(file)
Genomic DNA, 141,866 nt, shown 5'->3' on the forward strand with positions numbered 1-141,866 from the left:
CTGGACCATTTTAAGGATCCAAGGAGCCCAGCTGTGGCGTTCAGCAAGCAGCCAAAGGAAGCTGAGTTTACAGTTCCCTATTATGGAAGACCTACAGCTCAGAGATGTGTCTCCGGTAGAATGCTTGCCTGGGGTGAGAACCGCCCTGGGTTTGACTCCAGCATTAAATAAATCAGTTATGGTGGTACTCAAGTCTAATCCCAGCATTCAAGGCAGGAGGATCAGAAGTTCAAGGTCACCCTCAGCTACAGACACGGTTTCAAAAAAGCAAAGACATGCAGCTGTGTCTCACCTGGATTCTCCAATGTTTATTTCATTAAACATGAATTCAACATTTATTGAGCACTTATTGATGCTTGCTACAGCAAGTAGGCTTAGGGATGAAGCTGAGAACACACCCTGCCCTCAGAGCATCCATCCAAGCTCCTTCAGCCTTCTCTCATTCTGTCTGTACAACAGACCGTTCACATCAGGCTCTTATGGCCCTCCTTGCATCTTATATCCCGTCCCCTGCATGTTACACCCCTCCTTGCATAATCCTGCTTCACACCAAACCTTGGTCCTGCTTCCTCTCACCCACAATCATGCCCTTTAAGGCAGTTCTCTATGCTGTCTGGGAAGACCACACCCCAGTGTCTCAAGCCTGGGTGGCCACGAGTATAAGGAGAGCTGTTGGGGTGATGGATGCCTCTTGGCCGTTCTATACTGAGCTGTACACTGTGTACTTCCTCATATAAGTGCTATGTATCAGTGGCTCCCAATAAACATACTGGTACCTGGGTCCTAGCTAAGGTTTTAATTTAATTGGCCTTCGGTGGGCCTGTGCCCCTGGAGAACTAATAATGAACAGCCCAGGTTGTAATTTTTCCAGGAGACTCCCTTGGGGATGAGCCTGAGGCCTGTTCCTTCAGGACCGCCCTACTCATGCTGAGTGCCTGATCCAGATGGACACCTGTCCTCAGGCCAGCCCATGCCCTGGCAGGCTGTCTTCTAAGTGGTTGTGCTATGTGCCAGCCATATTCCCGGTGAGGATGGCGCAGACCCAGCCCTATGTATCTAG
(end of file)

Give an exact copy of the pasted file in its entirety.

Genomic DNA, 141,866 nt, shown 5'->3' on the forward strand with positions numbered 1-141,866 from the left:
CTGGACCATTTTAAGGATCCAAGGAGCCCAGCTGTGGCGTTCAGCAAGCAGCCAAAGGAAGCTGAGTTTACAGTTCCCTATTATGGAAGACCTACAGCTCAGAGATGTGTCTCCGGTAGAATGCTTGCCTGGGGTGAGAACCGCCCTGGGTTTGACTCCAGCATTAAATAAATCAGTTATGGTGGTACTCAAGTCTAATCCCAGCATTCAAGGCAGGAGGATCAGAAGTTCAAGGTCACCCTCAGCTACAGACACGGTTTCAAAAAAGCAAAGACATGCAGCTGTGTCTCACCTGGATTCTCCAATGTTTATTTCATTAAACATGAATTCAACATTTATTGAGCACTTATTGATGCTTGCTACAGCAAGTAGGCTTAGGGATGAAGCTGAGAACACACCCTGCCCTCAGAGCATCCATCCAAGCTCCTTCAGCCTTCTCTCATTCTGTCTGTACAACAGACCGTTCACATCAGGCTCTTATGGCCCTCCTTGCATCTTATATCCCGTCCCCTGCATGTTACACCCCTCCTTGCATAATCCTGCTTCACACCAAACCTTGGTCCTGCTTCCTCTCACCCACAATCATGCCCTTTAAGGCAGTTCTCTATGCTGTCTGGGAAGACCACACCCCAGTGTCTCAAGCCTGGGTGGCCACGAGTATAAGGAGAGCTGTTGGGGTGATGGATGCCTCTTGGCCGTTCTATACTGAGCTGTACACTGTGTACTTCCTCATATAAGTGCTATGTATCAGTGGCTCCCAATAAACATACTGGTACCTGGGTCCTAGCTAAGGTTTTAATTTAATTGGCCTTCGGTGGGCCTGTGCCCCTGGAGAACTAATAATGAACAGCCCAGGTTGTAATTTTTCCAGGAGACTCCCTTGGGGATGAGCCTGAGGCCTGTTCCTTCAGGACCGCCCTACTCATGCTGAGTGCCTGATCCAGATGGACACCTGTCCTCAGGCCAGCCCATGCCCTGGCAGGCTGTCTTCTAAGTGGTTGTGCTATGTGCCAGCCATATTCCCGGTGAGGATGGCGCAGACCCAGCCCTATGTATCTAG